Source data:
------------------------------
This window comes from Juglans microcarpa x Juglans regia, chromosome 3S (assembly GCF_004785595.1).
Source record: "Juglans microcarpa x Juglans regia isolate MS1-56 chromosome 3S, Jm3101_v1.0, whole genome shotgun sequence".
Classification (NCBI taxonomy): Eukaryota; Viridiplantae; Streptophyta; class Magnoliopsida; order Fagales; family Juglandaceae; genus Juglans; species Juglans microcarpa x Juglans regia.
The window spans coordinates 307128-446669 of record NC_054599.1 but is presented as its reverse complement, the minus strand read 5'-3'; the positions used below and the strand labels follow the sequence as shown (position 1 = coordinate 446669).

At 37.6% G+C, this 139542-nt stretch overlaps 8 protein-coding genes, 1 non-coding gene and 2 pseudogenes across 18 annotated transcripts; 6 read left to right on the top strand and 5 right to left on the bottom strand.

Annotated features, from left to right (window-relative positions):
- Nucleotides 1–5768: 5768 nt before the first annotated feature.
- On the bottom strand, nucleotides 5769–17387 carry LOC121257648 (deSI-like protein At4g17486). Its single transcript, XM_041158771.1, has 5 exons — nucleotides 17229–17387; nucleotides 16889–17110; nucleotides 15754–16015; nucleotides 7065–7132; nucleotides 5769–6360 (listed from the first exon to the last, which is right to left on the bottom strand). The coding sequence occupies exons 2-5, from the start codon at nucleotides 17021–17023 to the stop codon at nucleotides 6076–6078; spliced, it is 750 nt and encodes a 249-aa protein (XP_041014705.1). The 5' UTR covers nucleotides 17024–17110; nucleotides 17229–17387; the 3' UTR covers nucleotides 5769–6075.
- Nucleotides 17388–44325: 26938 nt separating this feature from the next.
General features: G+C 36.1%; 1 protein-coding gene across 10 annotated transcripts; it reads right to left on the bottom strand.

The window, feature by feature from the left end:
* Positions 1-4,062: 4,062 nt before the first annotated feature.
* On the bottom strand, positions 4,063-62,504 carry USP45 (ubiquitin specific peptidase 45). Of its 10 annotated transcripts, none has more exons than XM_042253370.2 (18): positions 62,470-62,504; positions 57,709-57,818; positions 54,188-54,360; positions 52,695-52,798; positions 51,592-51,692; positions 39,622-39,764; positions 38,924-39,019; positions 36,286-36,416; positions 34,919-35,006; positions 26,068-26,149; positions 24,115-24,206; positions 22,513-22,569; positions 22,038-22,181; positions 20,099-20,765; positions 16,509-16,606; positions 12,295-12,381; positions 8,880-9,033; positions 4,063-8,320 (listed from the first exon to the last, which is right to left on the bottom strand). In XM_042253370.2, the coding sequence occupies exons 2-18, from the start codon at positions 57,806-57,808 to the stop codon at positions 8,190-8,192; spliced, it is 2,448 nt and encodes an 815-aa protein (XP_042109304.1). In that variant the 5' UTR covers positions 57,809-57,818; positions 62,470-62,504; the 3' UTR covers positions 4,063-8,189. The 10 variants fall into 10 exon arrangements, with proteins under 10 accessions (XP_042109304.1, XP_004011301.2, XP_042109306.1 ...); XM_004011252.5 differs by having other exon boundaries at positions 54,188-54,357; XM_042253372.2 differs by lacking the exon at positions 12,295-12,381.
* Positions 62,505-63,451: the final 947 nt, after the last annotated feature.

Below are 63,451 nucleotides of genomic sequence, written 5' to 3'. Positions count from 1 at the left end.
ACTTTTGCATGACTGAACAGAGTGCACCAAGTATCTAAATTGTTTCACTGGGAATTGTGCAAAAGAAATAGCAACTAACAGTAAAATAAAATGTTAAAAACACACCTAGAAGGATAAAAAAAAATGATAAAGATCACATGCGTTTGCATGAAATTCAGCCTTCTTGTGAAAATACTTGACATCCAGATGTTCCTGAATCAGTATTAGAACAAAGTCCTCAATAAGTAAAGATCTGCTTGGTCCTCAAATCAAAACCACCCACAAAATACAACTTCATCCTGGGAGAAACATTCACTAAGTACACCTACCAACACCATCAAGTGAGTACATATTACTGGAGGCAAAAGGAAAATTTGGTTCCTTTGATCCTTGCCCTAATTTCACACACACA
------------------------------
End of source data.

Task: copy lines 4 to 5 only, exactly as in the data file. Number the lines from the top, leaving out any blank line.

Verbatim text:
The window spans coordinates 307128-446669 of record NC_054599.1 but is presented as its reverse complement, the minus strand read 5'-3'; the positions used below and the strand labels follow the sequence as shown (position 1 = coordinate 446669).

At 37.6% G+C, this 139542-nt stretch overlaps 8 protein-coding genes, 1 non-coding gene and 2 pseudogenes across 18 annotated transcripts; 6 read left to right on the top strand and 5 right to left on the bottom strand.